Whether you are managing debt, investing assets, or developing an estate plan, changes in interest rates represent an excellent opportunity to review your financial plan and consider new strategies designed to capitalize on changing conditions. If you talk with your financial advisors, they will tell you too.
Calling the direction of interest rates has always been an iffy proposition. In many cases, even the experts disagree. But when the economy is in recovery and rates are inching up, it may be time to plan a new strategy. Here are some ways you can tweak your financial plans to take advantage of—or lessen the sting of—higher interest rates.
Because debt is the area most directly and most negatively affected by a rise in interest rates, start by reviewing any debt portfolios. Look at credit card debt, mortgage debt (on one or two properties), home equity loans or lines of credit, and auto loans. Check to see if any adjustments need to be made to either pay down debt or switch to a less costly form of debt.
Credit card debt. According to Bankrate, variable-rate cards tied to the prime rate move in direct response to Fed interest rate action. Fixed-rate cards are less volatile, but they are not a haven from higher rates because issuers can—and will—raise the rate.
•Check your credit card bills to see what interest rate you are being charged and how much the debt is costing you each month in dollars and cents. Options for lowering credit card costs include negotiating for a lower rate or paying off the debt with available assets or with proceeds from another loan, such as a home equity loan, a lower-interest credit card, or even a loan from family members.
•Home mortgage. If you have a fixed mortgage, you can sit tight and keep making your regular mortgage payments. Although accelerating payments to pay off the mortgage faster may fit with your personal financial goals, this is generally a declining-rate strategy, not one undertaken in anticipation of rising rates.
•If you have an adjustable-rate mortgage (ARM), on the other hand, you have a decision to make: Should you switch to a fixed-rate mortgage before rates go higher, or stick with their ARM (depending on what the spread is)? The ARM can be a better deal if you don’t plan to stay in the home for more than a few years.
•Home equity loans and lines of credit. Here you’re dealing with the fixed vs. adjustable question again. If you have a fixed-rate home equity loan you can sit tight. If you have small, short-term loans or lines of credit tied to the prime rate, you may want to lock in a fixed-rate loan before rates go much higher or you plan to pay off the loan fairly soon.
•Auto loans and leases. According to Bankrate, auto loans typically reflect rate increases before the Fed’s move, responding to yields on Treasury securities. If you are thinking of buying a car, you may want to do it when financing incentives offered by dealers are most attractive.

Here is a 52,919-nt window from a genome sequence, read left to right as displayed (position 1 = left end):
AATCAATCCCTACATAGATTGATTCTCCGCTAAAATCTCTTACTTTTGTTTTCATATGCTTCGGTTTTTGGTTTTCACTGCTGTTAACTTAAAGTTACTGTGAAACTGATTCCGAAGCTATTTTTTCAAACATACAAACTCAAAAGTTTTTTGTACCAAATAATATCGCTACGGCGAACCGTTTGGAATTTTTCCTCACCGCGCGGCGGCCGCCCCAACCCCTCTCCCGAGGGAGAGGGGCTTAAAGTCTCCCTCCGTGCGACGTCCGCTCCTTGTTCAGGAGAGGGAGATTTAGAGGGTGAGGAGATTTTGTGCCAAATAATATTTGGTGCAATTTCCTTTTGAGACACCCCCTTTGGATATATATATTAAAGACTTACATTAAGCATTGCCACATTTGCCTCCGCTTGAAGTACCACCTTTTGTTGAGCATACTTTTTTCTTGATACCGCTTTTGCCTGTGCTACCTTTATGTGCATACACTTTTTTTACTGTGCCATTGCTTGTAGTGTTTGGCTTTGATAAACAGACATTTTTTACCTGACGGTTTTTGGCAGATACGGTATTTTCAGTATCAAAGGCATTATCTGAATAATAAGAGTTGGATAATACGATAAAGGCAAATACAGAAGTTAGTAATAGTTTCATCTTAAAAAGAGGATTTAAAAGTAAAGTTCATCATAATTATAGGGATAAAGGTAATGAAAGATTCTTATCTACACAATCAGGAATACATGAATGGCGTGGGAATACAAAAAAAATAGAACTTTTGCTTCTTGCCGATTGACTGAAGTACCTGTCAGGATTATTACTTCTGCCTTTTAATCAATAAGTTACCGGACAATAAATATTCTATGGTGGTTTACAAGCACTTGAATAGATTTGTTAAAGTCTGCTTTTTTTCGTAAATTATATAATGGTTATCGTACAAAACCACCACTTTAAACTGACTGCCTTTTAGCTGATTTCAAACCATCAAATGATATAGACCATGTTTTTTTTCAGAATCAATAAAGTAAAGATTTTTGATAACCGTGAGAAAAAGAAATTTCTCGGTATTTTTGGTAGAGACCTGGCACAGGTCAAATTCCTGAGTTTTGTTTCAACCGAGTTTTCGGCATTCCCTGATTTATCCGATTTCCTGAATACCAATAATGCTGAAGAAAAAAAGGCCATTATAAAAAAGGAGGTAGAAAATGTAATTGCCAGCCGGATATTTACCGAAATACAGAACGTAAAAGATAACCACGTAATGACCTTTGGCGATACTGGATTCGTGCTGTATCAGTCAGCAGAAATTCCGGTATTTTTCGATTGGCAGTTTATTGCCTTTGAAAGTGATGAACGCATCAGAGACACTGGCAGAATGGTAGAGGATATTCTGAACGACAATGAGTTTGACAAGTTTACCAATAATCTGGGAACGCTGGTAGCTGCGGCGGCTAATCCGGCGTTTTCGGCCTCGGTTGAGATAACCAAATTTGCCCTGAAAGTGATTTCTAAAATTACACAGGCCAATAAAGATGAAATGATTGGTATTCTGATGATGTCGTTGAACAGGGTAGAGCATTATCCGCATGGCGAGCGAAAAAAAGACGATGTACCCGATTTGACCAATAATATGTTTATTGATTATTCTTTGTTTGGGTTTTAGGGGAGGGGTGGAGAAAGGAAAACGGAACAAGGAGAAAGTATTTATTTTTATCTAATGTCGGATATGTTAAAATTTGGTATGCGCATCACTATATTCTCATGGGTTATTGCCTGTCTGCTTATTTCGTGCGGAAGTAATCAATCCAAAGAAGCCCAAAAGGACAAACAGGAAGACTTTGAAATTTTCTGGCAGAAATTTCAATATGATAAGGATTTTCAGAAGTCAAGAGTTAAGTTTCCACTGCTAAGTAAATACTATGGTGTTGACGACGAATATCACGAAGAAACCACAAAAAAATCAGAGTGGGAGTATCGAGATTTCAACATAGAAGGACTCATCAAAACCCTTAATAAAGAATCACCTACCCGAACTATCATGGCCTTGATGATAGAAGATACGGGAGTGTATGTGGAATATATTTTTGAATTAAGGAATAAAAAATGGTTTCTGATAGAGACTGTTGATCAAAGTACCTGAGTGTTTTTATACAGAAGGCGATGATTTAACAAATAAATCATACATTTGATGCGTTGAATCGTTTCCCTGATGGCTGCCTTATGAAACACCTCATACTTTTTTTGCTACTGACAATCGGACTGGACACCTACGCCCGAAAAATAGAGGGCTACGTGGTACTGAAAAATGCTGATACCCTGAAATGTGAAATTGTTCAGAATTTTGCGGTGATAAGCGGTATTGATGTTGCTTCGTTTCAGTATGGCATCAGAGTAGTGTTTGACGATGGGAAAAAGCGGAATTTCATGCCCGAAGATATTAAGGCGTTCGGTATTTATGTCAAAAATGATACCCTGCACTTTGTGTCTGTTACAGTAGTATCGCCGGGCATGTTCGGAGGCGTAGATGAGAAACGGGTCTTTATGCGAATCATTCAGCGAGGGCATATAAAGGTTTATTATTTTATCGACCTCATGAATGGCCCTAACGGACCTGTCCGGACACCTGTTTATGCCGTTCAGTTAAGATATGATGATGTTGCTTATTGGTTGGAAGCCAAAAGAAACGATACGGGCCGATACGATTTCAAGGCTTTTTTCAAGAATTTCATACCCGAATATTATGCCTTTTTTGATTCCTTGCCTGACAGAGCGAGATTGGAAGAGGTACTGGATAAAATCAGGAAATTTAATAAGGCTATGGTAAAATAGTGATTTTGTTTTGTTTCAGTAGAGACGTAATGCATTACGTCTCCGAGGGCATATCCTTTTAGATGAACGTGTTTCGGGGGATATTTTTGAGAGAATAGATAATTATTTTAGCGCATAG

•401(k) loans. Rates on 401(k) loans are usually tied to the prime rate, so it is not possible to lock in a rate on these loans. Better to pay them off, perhaps taking out a fixed-rate home equity loan to do so.
Savers typically rejoice at the prospect of rising interest rates, but use caution if you are thinking of locking in higher yields while rates are still rising.
Laddering CDs or short-term fixed-income securities is a classic strategy when rates are in flux and you don’t want to commit too much of your portfolio to one particular scenario. If rates jump, you’ve always got something coming due that can be reinvested at the higher rate. When rates are rising, you want to keep the ladder fairly short—say, up to three years—gradually lengthening the ladder as rates continue to rise.
Believe it or not, some bonds hold their value when interest rates go up. This can happen when something other than interest rates exerts a greater influence on the bond’s price, such as when a bond’s credit quality improves.
By searching out special situations (or finding professional money managers who have the time and resources to thoroughly analyze the bond market), you may be able to achieve long-term yields with minimal interest-rate risk, but since this strategy involves buying bonds of lower quality in the hope that the fortunes of the issuer improve, there’s still a good deal of risk involved. Definitely discuss a special situations strategy with an investment professional.
Certain estate planning strategies are worth more if they are implemented when rates are low and the strategies are appropriate for your situation. It is also a good idea to check with your financial advisor before making any irrevocable decisions:
Grantor-retained annuity trust (GRAT). A GRAT is used to shift assets to family members before they appreciate in value. The grantor places assets in trust and receives a portion of the assets each year in the form of an annuity. A gift tax is triggered at the time the assets are transferred into the trust, with the value of the gift being the fair market value of the assets minus the grantor’s retained interest, which is the present value of all of the annuity payments over the term of the trust.
Both the annuity payments and the present-value calculation are tied to the 7520 rate, which changes every month based on Treasury bond yields. The lower the 7520 rate, the less income the grantor is forced to accept, which means more assets remain in the trust for heirs.
Also, the lower the initial interest rate when the present value of the income stream is established, the higher the grantor’s retained interest will be, thus lowering the value of the gift for gift-tax purposes.